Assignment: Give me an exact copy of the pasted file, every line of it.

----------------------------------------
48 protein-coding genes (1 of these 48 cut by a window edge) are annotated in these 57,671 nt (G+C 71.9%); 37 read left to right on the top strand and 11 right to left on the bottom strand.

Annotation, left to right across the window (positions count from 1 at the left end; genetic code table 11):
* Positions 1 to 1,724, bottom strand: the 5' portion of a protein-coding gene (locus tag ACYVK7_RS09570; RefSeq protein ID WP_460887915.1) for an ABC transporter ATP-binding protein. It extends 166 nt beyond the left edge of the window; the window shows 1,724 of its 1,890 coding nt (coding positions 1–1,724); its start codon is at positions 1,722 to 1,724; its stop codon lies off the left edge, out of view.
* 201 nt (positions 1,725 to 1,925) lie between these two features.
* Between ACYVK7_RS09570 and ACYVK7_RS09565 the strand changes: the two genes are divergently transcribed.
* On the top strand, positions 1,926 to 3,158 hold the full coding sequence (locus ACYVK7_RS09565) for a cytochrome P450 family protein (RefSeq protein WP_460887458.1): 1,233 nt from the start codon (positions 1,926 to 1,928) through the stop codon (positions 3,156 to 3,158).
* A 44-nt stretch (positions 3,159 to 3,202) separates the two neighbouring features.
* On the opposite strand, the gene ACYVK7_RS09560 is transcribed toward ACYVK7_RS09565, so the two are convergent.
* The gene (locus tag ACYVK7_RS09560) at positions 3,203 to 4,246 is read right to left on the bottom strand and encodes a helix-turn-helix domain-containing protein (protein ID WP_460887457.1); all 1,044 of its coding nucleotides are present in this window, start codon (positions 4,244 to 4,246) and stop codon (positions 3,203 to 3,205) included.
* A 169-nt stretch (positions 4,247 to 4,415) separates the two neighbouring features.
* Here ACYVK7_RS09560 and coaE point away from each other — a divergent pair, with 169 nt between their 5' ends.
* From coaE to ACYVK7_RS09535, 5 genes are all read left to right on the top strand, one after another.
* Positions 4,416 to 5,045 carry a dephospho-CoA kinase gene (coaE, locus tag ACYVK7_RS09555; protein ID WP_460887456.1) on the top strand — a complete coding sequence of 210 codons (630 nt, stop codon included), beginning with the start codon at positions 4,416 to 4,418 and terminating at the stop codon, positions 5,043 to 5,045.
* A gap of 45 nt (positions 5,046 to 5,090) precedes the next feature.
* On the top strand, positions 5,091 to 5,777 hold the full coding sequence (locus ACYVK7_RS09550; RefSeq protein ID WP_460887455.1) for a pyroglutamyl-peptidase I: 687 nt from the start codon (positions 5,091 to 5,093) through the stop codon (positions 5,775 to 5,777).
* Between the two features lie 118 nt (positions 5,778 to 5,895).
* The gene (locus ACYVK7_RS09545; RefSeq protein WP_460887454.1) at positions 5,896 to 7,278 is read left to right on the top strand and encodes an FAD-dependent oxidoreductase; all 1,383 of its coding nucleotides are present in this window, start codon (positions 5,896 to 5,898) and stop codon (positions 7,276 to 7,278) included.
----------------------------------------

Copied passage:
48 protein-coding genes (1 of these 48 cut by a window edge) are annotated in these 57,671 nt (G+C 71.9%); 37 read left to right on the top strand and 11 right to left on the bottom strand.

Annotation, left to right across the window (positions count from 1 at the left end; genetic code table 11):
* Positions 1 to 1,724, bottom strand: the 5' portion of a protein-coding gene (locus tag ACYVK7_RS09570; RefSeq protein ID WP_460887915.1) for an ABC transporter ATP-binding protein. It extends 166 nt beyond the left edge of the window; the window shows 1,724 of its 1,890 coding nt (coding positions 1–1,724); its start codon is at positions 1,722 to 1,724; its stop codon lies off the left edge, out of view.
* 201 nt (positions 1,725 to 1,925) lie between these two features.
* Between ACYVK7_RS09570 and ACYVK7_RS09565 the strand changes: the two genes are divergently transcribed.
* On the top strand, positions 1,926 to 3,158 hold the full coding sequence (locus ACYVK7_RS09565) for a cytochrome P450 family protein (RefSeq protein WP_460887458.1): 1,233 nt from the start codon (positions 1,926 to 1,928) through the stop codon (positions 3,156 to 3,158).
* A 44-nt stretch (positions 3,159 to 3,202) separates the two neighbouring features.
* On the opposite strand, the gene ACYVK7_RS09560 is transcribed toward ACYVK7_RS09565, so the two are convergent.
* The gene (locus tag ACYVK7_RS09560) at positions 3,203 to 4,246 is read right to left on the bottom strand and encodes a helix-turn-helix domain-containing protein (protein ID WP_460887457.1); all 1,044 of its coding nucleotides are present in this window, start codon (positions 4,244 to 4,246) and stop codon (positions 3,203 to 3,205) included.
* A 169-nt stretch (positions 4,247 to 4,415) separates the two neighbouring features.
* Here ACYVK7_RS09560 and coaE point away from each other — a divergent pair, with 169 nt between their 5' ends.
* From coaE to ACYVK7_RS09535, 5 genes are all read left to right on the top strand, one after another.
* Positions 4,416 to 5,045 carry a dephospho-CoA kinase gene (coaE, locus tag ACYVK7_RS09555; protein ID WP_460887456.1) on the top strand — a complete coding sequence of 210 codons (630 nt, stop codon included), beginning with the start codon at positions 4,416 to 4,418 and terminating at the stop codon, positions 5,043 to 5,045.
* A gap of 45 nt (positions 5,046 to 5,090) precedes the next feature.
* On the top strand, positions 5,091 to 5,777 hold the full coding sequence (locus ACYVK7_RS09550; RefSeq protein ID WP_460887455.1) for a pyroglutamyl-peptidase I: 687 nt from the start codon (positions 5,091 to 5,093) through the stop codon (positions 5,775 to 5,777).
* Between the two features lie 118 nt (positions 5,778 to 5,895).
* The gene (locus ACYVK7_RS09545; RefSeq protein WP_460887454.1) at positions 5,896 to 7,278 is read left to right on the top strand and encodes an FAD-dependent oxidoreductase; all 1,383 of its coding nucleotides are present in this window, start codon (positions 5,896 to 5,898) and stop codon (positions 7,276 to 7,278) included.